Minnesota economy continues to make progress, but challenges remain
Despite the length of our recovery and the jobs that we have regained, the severity of the recession and the often feeble nature of employment growth still leave Minnesota shy of a complete recovery, the state's Department of Employment and Econo...
Despite the length of our recovery and the jobs that we have regained, the severity of the recession and the often feeble nature of employment growth still leave Minnesota shy of a complete recovery, the state's Department of Employment and Economic Development (DEED) reported.
While employment statewide and in many sectors continues to reach new highs, other sectors are still far short of where they were before the recession, DEED reported.
The unemployment rate has fallen to mid-2007 levels and continues to fall, but job opportunities are proving elusive for people of color, young adults with little or no experience, and those who have been without work for six months or longer.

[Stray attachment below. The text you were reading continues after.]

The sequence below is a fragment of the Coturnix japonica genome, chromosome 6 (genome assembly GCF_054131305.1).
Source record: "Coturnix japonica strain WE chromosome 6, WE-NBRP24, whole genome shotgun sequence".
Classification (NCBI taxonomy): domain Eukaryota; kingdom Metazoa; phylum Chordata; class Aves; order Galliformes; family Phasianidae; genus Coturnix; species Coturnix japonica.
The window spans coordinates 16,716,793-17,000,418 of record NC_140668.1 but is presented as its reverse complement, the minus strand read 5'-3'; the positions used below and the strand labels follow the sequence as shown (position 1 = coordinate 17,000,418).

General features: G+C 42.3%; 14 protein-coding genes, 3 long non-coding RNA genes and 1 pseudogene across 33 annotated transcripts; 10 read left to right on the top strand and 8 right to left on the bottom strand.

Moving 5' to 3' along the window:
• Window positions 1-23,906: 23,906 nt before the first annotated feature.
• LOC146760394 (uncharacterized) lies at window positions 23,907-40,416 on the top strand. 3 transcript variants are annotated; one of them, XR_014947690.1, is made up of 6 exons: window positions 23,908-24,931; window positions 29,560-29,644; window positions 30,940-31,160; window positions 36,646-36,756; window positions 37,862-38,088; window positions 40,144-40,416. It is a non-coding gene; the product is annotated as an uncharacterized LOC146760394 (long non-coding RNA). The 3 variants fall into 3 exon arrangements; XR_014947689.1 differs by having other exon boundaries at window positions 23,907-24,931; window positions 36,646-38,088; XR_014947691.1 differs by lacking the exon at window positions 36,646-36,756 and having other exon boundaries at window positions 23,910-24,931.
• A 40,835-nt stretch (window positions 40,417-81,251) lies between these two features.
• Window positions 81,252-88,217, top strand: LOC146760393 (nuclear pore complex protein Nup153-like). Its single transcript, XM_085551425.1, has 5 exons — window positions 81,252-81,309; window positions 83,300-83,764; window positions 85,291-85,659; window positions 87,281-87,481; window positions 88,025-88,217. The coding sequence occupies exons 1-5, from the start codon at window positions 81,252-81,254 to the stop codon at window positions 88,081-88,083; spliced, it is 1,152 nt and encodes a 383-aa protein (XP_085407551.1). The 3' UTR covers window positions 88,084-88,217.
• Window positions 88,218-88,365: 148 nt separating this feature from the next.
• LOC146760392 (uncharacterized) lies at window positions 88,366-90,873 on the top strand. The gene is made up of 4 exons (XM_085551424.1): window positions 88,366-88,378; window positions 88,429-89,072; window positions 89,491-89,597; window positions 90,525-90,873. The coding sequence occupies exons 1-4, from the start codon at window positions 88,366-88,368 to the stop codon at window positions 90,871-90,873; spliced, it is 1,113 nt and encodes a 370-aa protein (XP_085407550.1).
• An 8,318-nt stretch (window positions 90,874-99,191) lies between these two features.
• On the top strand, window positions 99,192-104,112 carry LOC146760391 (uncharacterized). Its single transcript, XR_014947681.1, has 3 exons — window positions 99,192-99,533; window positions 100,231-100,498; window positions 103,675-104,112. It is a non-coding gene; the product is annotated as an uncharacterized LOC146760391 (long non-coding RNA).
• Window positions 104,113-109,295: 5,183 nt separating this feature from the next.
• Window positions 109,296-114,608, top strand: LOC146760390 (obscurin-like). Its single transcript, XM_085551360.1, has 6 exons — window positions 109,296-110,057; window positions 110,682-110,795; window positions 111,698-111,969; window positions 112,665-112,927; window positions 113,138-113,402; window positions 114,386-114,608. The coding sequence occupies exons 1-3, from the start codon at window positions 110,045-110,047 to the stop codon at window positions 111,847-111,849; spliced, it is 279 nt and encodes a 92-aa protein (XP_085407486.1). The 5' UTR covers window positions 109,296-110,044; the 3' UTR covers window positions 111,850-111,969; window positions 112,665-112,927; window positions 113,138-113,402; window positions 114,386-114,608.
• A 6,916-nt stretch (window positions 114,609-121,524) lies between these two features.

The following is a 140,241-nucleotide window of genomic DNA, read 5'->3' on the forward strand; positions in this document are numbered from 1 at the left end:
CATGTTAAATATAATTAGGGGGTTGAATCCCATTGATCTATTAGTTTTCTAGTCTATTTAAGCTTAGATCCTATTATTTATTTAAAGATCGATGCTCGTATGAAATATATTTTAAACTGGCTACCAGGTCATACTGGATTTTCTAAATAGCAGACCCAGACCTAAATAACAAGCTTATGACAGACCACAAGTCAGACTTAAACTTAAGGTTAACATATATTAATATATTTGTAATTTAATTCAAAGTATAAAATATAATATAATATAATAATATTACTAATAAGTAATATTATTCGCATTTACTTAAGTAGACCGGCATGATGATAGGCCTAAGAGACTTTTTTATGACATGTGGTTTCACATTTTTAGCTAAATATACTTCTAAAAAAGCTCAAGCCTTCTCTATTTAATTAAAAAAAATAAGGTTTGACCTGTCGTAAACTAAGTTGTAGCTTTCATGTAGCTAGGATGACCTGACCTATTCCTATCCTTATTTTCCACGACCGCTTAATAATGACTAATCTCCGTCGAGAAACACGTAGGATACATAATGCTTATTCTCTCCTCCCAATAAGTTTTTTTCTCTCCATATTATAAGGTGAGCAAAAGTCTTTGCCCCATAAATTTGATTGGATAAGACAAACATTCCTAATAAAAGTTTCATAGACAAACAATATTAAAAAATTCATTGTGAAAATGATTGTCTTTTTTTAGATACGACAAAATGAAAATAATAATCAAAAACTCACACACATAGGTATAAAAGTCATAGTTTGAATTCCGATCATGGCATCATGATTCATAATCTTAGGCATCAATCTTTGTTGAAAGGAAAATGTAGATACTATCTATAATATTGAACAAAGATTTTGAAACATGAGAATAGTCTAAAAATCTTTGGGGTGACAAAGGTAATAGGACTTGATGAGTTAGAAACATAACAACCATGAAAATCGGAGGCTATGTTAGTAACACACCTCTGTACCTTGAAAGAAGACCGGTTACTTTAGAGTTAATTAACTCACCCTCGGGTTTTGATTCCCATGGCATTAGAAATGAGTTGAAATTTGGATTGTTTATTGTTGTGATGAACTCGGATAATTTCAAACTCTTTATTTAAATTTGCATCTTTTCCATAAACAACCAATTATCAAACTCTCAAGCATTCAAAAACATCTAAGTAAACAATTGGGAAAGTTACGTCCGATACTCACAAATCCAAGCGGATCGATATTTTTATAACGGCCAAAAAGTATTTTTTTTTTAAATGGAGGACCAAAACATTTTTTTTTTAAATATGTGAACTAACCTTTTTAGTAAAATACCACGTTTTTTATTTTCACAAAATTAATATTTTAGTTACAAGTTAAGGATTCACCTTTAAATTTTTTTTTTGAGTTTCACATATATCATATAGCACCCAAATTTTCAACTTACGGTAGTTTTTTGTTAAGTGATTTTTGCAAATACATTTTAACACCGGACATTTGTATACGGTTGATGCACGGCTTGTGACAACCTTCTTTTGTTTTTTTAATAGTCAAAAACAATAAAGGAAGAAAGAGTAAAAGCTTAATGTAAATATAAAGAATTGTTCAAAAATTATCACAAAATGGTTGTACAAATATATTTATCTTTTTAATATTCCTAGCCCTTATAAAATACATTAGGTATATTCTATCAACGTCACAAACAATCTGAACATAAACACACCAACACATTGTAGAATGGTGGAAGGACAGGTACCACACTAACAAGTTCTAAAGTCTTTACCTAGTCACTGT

And while the top-level indicators show indisputable improvement, much evidence suggests that these improvements are affecting a small segment of our population while leaving many groups behind.
Minnesota's unemployment rate, which had been trending downward faster than the national rate since the end of the recession, has been stuck at 4.7 or 4.8 percent for the last six months. This is actually a good sign because it is being driven by expanding labor force participation, DEED reported.
The labor participation rate has been sliding since the recession, but it started to climb over the last few months, boosting Minnesota's labor force to more than 3 million workers for the first time.
Minnesota's labor market has rebounded to the point where workers who dropped out of the labor force over the last five years are now beginning to return. A recent uptick in household employment is another encouraging development. Household employment, which includes self-employment, has been increasing at its fastest pace since 2011.